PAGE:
Islands of hope in a sea of deforestation: Norway supports environmental protection in East Kalimantan

On 29 September – 2 October, Embassy staff visited environmental projects in East Kalimantan province together with the World Wide Fund for Nature (WWF) Indonesia. Norway has supported WWF’s work in the two eastern districts Kutai Barat and Mahakam Ulu for the last six years.

WWF supports many activities in both Kutai Barat and Mahakam Ulu. On the way to Sendawar – the district capital of Kutai Barat, the delegation stopped at Resak Elementary School. This school have cooperated with WWF for quite some time. Upon arrival, the Embassy staff was welcomed by the principal, the chair of the parents’ committee and students. They had already prepared trees that were to be planted by the entrance at the schoolyard. This school applies action learning in their work with its students. This is an approach where students are encouraged to solve problems taking action and reflecting upon the results. In Resak Elementary School, this included a school garden where the students were responsible for growing and harvesting vegetables and herbs. They produced their own organic fertilizers and the newest addition to the green schoolyard was a model swamp area where the students could closely assess this type of ecosystem. One of the main reasons for the school’s success has been its close interaction with parents. Through a dedicated committee, parents have been able to actively engage with the school and help develop the many green attributes of the schoolyard that facilitates action learning. Given the students’ academic results, it will be interesting to follow the development of this learning technique in Indonesia.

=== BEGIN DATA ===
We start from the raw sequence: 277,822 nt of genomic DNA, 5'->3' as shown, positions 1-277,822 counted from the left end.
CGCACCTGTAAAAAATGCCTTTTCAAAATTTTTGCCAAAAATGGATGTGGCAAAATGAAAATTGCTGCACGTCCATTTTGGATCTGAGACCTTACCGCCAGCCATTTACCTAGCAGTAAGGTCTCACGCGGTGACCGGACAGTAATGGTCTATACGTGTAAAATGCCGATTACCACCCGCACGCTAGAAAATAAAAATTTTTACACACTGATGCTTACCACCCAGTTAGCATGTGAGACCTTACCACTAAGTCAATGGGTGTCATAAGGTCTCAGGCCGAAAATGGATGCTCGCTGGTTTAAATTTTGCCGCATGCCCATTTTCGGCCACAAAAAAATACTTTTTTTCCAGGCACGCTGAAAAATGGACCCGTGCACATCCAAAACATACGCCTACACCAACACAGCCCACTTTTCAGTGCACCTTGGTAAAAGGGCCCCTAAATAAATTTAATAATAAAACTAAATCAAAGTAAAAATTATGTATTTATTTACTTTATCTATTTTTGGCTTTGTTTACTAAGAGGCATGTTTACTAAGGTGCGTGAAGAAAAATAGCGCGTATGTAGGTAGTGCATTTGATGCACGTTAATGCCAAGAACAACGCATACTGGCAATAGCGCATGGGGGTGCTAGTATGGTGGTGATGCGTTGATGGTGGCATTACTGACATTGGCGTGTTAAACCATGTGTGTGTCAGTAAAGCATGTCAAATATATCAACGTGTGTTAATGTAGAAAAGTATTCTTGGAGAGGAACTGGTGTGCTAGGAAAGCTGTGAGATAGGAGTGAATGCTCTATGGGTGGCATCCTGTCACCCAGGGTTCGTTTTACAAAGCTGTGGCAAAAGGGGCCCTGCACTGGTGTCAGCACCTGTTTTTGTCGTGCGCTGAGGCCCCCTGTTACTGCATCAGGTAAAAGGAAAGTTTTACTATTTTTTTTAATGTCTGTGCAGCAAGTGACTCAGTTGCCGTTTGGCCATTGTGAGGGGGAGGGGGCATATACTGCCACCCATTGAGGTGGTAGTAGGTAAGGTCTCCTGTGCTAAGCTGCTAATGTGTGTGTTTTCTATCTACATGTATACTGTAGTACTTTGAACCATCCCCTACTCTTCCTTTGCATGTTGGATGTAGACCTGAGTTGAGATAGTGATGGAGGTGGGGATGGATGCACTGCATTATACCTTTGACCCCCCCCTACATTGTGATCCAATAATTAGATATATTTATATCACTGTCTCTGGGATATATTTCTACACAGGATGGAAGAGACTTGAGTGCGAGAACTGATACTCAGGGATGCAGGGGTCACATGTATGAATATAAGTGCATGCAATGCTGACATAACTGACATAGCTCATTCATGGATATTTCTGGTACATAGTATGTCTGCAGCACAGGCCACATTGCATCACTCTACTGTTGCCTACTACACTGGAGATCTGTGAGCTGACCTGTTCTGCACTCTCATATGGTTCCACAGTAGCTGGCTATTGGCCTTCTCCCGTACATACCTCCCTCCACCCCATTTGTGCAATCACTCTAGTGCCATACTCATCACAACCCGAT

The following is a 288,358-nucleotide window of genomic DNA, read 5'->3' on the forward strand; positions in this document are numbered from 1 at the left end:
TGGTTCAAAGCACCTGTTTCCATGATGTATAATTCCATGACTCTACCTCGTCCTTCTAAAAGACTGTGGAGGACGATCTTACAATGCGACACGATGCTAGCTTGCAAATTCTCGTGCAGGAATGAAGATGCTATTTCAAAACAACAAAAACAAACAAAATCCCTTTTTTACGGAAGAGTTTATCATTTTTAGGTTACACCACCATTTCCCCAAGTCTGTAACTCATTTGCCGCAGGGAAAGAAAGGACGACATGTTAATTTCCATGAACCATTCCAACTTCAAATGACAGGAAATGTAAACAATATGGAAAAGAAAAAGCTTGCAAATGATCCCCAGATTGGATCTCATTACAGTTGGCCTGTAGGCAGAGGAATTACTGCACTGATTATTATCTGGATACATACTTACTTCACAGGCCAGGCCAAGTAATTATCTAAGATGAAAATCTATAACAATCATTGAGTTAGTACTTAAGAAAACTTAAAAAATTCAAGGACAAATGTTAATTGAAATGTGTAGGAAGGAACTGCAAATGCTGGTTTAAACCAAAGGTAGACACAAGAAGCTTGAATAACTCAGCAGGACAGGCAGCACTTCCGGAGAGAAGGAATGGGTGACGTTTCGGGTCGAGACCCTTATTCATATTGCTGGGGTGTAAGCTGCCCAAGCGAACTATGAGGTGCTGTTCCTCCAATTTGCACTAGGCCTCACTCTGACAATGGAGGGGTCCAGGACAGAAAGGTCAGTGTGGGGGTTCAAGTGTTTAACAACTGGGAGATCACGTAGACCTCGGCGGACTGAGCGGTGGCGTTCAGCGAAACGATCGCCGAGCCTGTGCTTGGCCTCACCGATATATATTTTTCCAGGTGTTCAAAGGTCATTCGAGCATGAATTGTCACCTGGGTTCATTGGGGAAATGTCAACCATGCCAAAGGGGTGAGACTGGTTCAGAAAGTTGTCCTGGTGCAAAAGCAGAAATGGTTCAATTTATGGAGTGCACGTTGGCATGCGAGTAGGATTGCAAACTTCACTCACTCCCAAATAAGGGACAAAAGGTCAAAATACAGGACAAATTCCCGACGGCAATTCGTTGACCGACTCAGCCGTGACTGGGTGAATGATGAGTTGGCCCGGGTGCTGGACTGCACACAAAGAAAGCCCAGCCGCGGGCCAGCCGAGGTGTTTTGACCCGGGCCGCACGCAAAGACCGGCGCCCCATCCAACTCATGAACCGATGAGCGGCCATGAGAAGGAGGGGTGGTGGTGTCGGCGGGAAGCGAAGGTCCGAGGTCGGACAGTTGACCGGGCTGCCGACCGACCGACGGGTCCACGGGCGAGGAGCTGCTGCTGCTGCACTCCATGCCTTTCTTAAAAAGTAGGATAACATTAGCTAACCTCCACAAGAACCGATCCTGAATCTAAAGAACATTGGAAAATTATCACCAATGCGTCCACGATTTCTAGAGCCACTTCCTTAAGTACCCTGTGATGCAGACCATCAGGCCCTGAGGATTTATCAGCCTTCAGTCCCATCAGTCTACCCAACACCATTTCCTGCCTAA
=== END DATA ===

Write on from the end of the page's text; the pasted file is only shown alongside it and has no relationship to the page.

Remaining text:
During the trip, the Embassy staff also met with the timber company Ratah Timber. The company has had a concession in Kutai Barat since the 1970s and have worked with WWF for four years to obtain FSC certification. To get a FSC certificate, the company has to comply with a set of criteria regarding social and environmental sustainability of its timber-production. Reduced impact logging is an example of one such criteria. The FSC certification is the insurance for the buyers that the timber has been harvested in a sustainable way. Due to the help from WWF, Ratah Timber received their FSC certification in 2013.

While visiting the two districts, the embassy had the chance to meet with the vice bupati of Kutai Barat and the bupati of the new district Mahakam Ulu, as well as other governmental staff. They talked about their visions for their districts and concerns they had regarding fighting forest fires, resource exploitation and infrastructure development. Given their remote location, infrastructure is a key concern for both districts, but needs to be developed in a way that does not destroy vulnerable ecological areas. Parts of Mahakam Ulu is inside the Heart of Borneo Territory.

Finally, the Embassy staff had the chance to travel by boat up the Mahakam river to visit a village - Batu Majang and meet the people there. It was valuable to hear from the villagers about their community forest; way of life; and how they foresee the future of their village.